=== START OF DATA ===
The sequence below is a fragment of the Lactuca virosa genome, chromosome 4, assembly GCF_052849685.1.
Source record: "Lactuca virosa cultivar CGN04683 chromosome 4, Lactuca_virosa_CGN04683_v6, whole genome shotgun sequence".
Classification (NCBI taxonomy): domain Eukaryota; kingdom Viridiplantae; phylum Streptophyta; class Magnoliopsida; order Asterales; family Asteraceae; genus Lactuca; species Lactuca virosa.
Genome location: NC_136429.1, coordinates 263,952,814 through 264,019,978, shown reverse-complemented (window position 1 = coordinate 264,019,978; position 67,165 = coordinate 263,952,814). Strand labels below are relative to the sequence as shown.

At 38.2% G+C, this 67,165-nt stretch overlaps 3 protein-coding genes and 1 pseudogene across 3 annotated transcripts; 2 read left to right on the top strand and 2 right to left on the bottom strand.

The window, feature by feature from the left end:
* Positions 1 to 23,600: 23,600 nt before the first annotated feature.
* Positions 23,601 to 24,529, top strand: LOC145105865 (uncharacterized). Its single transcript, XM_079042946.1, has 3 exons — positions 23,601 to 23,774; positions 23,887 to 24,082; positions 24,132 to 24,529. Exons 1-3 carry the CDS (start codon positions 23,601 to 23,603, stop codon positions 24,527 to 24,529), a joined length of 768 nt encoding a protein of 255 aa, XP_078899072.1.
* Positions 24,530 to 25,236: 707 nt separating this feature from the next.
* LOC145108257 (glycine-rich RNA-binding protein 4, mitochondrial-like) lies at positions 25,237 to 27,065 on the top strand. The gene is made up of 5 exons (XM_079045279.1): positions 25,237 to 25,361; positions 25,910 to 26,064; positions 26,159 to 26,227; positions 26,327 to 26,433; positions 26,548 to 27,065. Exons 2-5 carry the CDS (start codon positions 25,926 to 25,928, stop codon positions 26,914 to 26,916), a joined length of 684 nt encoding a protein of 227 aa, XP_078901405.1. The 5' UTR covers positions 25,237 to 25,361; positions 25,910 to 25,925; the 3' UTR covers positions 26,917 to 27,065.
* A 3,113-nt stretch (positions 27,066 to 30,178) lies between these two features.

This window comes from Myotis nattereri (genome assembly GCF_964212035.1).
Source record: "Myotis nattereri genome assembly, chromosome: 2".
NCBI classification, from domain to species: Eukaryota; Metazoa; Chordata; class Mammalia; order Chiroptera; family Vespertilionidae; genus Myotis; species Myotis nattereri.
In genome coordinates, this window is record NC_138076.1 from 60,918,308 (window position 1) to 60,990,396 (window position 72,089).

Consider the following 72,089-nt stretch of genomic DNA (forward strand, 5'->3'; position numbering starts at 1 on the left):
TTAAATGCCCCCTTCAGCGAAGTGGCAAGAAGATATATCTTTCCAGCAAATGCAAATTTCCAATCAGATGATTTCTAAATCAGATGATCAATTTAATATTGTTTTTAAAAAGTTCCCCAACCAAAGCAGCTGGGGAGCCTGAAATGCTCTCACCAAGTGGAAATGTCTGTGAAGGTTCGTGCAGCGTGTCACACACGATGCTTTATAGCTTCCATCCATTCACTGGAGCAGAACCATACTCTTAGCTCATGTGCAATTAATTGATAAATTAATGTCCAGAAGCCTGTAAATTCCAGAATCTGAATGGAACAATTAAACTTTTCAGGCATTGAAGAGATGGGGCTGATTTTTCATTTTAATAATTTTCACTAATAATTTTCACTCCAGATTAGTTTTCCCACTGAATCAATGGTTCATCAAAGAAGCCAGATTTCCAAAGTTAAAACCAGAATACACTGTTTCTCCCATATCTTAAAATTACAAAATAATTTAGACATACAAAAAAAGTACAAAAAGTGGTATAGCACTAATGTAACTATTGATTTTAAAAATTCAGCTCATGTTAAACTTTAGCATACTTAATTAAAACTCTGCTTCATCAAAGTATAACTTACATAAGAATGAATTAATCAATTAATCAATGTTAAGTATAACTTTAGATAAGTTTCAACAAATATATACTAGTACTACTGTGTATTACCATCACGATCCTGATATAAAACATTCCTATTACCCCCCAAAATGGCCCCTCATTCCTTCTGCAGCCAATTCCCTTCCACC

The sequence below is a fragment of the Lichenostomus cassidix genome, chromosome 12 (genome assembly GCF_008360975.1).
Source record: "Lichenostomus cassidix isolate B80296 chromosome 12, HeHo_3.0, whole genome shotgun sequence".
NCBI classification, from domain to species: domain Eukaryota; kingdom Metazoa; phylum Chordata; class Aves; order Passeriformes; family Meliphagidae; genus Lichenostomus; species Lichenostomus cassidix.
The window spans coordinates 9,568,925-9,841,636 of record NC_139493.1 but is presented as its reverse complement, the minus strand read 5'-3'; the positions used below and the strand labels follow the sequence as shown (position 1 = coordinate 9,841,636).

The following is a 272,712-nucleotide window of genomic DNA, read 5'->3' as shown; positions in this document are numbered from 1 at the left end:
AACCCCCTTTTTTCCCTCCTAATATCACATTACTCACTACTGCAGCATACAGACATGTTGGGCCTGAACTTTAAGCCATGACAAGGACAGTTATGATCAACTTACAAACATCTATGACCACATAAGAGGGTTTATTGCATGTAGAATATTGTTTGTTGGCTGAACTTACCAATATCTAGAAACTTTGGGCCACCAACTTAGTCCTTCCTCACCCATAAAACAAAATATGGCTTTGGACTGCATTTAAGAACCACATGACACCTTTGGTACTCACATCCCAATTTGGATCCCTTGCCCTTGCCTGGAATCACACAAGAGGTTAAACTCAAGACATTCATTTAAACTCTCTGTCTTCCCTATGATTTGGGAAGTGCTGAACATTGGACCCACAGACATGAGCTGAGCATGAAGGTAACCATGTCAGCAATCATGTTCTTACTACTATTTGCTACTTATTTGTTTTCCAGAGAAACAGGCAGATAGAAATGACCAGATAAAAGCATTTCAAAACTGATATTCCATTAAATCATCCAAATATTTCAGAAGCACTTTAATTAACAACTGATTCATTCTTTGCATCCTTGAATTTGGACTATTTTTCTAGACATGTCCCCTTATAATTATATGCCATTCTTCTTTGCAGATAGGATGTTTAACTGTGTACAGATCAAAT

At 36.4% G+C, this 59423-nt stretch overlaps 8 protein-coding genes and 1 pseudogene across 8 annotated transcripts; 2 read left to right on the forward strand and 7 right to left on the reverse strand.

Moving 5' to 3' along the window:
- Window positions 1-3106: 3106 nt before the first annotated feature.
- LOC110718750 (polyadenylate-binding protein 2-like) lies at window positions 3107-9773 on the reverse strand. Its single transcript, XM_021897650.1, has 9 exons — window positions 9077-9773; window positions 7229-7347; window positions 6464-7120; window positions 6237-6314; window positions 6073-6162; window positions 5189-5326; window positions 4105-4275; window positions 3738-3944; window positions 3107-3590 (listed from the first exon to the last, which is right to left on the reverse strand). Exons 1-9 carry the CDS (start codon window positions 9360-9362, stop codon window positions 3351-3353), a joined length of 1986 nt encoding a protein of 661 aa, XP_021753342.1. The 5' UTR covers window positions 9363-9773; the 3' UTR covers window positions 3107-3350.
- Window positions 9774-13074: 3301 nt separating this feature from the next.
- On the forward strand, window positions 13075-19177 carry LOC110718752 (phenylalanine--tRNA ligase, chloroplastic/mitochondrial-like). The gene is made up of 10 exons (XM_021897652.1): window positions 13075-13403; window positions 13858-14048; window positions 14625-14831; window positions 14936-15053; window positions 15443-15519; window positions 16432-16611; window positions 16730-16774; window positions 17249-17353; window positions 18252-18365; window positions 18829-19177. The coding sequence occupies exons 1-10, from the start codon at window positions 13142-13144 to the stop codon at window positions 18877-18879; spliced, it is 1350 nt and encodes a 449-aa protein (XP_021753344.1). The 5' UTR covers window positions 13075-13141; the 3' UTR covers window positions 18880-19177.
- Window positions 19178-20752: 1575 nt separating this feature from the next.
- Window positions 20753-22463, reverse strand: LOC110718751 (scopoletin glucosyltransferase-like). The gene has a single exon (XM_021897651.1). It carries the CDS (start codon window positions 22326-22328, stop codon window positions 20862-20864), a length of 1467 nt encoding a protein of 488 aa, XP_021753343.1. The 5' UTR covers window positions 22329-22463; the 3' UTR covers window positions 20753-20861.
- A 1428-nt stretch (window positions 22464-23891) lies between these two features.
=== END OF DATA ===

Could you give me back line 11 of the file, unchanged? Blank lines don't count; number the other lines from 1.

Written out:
* A 3,113-nt stretch (positions 27,066 to 30,178) lies between these two features.